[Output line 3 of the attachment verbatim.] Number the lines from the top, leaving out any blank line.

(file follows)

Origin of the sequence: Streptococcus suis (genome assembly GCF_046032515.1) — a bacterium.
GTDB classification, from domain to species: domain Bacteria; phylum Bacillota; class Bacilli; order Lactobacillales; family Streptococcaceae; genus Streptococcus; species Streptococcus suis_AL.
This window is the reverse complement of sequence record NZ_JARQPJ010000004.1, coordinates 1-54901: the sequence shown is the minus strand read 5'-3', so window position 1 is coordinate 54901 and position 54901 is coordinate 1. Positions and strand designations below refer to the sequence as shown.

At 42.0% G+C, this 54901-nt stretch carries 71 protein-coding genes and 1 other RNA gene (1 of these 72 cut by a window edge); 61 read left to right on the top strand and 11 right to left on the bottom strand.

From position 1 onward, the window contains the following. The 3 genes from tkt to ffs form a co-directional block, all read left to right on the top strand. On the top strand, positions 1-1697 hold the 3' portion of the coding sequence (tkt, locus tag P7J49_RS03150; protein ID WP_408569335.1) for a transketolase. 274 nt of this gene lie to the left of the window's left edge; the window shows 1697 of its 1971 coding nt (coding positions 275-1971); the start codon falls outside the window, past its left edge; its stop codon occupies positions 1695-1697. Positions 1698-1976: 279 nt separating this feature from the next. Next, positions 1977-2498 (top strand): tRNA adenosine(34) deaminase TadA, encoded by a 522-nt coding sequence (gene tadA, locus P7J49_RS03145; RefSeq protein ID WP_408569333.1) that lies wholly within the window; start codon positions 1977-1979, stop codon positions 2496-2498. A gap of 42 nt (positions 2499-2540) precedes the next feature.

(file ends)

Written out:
This window is the reverse complement of sequence record NZ_JARQPJ010000004.1, coordinates 1-54901: the sequence shown is the minus strand read 5'-3', so window position 1 is coordinate 54901 and position 54901 is coordinate 1. Positions and strand designations below refer to the sequence as shown.